Nava was born and raised in Israel. Her family observed religious traditions without belonging to any synagogue. When she and Alon, her Israeli husband, came to the Silicon Valley in 1996, they did not look to join a synagogue.
They first lived in Sunnyvale, where their oldest child went to public schools and had no formal Jewish education. After they moved to Los Gatos three years ago, they sent the twins to Chabad Hebrew School for formal Jewish education after their day in public elementary school. Their fourth and youngest child is now going to Chabad Hebrew School, too.
Why the difference in formal Jewish education for the three younger children? “Living in Los Gatos is very different from Sunnyvale,” Nava observes. “In Sunnyvale, there were a lot of Israeli and American Jewish families in the neighborhood where we lived, but in Los Gatos, my children tell me there are very few Jewish kids, Israeli or American in their school.”
With that in mind, Nava started bringing her kids to APJCC Mesibah events to help them prepare for Jewish holidays with activities, such as making charoset and baking matzah, learning how to prepare oils for Hanukah, and enjoying books from the PJ Library. “They love it,” Nava says. “Rabbi James and Cyndi Sherman come up with so many ways for them to have fun.”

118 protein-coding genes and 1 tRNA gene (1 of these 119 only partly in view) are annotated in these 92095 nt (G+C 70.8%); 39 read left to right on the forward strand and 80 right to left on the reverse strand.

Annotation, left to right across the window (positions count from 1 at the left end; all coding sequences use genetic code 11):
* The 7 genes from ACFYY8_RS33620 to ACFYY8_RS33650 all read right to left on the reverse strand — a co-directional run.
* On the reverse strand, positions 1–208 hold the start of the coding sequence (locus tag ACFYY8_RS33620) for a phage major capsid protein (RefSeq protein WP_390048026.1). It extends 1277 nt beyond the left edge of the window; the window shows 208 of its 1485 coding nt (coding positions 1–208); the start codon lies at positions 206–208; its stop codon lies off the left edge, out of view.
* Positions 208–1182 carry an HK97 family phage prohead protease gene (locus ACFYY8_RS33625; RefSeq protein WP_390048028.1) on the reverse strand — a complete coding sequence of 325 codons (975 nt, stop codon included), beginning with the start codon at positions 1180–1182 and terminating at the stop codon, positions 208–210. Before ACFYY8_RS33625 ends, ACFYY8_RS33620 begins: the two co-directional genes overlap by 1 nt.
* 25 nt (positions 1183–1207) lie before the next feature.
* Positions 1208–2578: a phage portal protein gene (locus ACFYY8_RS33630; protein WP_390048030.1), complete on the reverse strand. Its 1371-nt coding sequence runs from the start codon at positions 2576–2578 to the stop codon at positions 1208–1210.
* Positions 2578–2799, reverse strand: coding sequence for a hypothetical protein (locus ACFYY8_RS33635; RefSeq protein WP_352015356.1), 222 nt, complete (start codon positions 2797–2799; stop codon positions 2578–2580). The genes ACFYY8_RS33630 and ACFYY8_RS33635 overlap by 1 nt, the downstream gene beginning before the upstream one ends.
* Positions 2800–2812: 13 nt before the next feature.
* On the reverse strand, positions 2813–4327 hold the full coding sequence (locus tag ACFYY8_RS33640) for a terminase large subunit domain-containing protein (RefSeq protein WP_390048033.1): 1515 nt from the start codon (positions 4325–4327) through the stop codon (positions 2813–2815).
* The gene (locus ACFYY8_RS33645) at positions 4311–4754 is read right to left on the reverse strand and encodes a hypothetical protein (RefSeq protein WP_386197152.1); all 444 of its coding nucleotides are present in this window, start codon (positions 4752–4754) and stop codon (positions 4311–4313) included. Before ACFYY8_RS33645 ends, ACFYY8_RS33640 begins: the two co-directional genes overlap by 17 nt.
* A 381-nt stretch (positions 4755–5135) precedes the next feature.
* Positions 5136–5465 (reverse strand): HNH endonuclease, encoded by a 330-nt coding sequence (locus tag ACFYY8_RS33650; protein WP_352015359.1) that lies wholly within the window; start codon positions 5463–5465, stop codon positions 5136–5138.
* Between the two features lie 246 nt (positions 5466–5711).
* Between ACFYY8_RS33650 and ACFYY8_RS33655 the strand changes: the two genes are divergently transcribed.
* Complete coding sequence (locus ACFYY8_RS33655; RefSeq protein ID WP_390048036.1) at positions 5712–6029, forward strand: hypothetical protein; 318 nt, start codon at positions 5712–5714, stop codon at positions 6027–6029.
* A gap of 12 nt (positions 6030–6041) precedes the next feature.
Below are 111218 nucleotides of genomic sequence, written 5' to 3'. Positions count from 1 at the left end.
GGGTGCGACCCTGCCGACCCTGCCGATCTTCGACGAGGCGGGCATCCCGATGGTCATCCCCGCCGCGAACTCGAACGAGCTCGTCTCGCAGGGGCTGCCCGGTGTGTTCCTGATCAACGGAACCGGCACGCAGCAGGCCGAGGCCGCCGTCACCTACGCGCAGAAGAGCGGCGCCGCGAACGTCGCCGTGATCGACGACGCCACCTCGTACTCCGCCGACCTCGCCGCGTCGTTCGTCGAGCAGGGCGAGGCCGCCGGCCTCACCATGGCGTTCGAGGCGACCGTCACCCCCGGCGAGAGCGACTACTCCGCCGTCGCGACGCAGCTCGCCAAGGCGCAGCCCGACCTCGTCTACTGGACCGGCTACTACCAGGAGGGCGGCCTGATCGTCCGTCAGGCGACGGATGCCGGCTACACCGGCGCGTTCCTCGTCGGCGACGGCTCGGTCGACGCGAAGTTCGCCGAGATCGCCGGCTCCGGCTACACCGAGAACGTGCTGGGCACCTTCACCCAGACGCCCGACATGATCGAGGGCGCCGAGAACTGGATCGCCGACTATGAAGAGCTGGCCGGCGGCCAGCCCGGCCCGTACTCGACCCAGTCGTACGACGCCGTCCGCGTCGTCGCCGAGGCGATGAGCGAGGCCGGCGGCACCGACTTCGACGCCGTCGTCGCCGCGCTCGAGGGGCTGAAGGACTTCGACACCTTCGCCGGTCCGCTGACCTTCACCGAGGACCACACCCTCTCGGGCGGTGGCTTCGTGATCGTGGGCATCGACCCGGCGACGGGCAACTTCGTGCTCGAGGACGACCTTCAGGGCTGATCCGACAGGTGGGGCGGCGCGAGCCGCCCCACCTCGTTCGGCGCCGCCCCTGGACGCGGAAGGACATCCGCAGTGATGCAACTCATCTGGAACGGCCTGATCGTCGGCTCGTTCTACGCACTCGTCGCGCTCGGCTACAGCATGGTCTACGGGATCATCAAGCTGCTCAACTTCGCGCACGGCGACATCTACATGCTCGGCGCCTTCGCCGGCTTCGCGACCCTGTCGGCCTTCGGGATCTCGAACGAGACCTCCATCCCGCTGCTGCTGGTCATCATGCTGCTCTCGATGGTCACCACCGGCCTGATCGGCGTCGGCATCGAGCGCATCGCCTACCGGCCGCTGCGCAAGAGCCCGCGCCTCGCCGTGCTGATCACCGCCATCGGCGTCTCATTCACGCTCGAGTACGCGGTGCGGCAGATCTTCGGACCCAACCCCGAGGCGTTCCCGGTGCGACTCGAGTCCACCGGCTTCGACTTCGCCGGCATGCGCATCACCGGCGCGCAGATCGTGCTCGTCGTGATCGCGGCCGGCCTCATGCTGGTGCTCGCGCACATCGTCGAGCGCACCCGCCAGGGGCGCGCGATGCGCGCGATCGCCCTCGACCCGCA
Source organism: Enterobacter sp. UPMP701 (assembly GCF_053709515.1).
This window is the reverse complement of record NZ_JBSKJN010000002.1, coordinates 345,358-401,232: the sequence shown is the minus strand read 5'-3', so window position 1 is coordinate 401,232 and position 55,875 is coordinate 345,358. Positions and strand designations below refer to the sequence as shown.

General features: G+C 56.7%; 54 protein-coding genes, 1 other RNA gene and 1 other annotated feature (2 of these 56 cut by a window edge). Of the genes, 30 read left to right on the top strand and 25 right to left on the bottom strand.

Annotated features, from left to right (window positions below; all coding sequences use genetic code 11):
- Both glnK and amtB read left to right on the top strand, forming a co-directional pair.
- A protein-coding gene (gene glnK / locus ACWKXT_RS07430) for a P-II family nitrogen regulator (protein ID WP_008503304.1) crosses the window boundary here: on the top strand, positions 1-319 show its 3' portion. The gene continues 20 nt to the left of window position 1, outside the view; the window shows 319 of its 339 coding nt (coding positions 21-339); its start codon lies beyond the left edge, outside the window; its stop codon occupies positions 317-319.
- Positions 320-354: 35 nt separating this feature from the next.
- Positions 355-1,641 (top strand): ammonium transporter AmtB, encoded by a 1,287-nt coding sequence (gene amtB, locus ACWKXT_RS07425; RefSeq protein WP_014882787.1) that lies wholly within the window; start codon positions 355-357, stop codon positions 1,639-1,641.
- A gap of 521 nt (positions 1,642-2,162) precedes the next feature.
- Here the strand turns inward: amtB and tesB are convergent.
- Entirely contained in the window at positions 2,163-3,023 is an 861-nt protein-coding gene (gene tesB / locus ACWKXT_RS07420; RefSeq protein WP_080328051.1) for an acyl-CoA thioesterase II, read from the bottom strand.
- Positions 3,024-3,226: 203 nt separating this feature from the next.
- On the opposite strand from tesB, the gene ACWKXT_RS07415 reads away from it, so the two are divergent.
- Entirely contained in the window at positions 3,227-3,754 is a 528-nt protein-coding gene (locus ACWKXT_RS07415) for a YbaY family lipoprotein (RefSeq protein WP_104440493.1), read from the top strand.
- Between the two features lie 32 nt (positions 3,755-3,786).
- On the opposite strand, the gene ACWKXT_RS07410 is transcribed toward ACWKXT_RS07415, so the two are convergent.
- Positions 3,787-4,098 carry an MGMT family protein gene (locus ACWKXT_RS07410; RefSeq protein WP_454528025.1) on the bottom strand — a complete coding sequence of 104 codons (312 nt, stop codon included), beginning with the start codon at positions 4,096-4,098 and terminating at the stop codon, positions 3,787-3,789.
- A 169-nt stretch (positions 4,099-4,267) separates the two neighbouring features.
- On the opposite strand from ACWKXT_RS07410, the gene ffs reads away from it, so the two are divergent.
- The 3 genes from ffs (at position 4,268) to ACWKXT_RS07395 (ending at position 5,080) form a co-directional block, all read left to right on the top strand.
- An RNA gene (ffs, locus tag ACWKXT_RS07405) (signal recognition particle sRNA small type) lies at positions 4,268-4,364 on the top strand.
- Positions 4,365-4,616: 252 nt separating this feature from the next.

Recently, Nava and her children attended JCC Family Camp, a fun-filled weekend getaway in the redwoods near Pescadero. “It was a wonderful, community-building experience for me and for the kids,” Nava says. “The adults prepared meals together. My kids bonded with other children during the many well-planned activities for the kids.” The weekend featured comfortable cabin accommodations, Shabbat services, swimming, ropes course, hiking, sports, and campfires.
Nava also enjoys coming, herself, to the Jewbilee Jewish Day of Learning for adults every year. “I enjoy the lectures, and as much as that, meeting other members of the Jewish community. I like how the APJCC brings together Israelis and American Jews.”
For Nava it is important to instill both a sense of Israeli identity in her children and a shared Jewish identity with American Jews. “The children were born here,” Nava emphasizes. “What matters most to me is their being Jewish while having a connection with Israel. I want my kids to know about their Jewish identity, heritage and culture – to accept it and to be proud of it!” Nava also wants to teach her kids to give back to the community, whether it is through teen community service at APJCC, at Jewish Family Services, or in the Jewish Cub Scout pack where Nava is the Assistant Cubmaster.
Clearly, APJCC’s programs are making a difference to Nava, helping her to instill in her children the knowledge and pride of being Jewish despite their being in a minority in the larger community.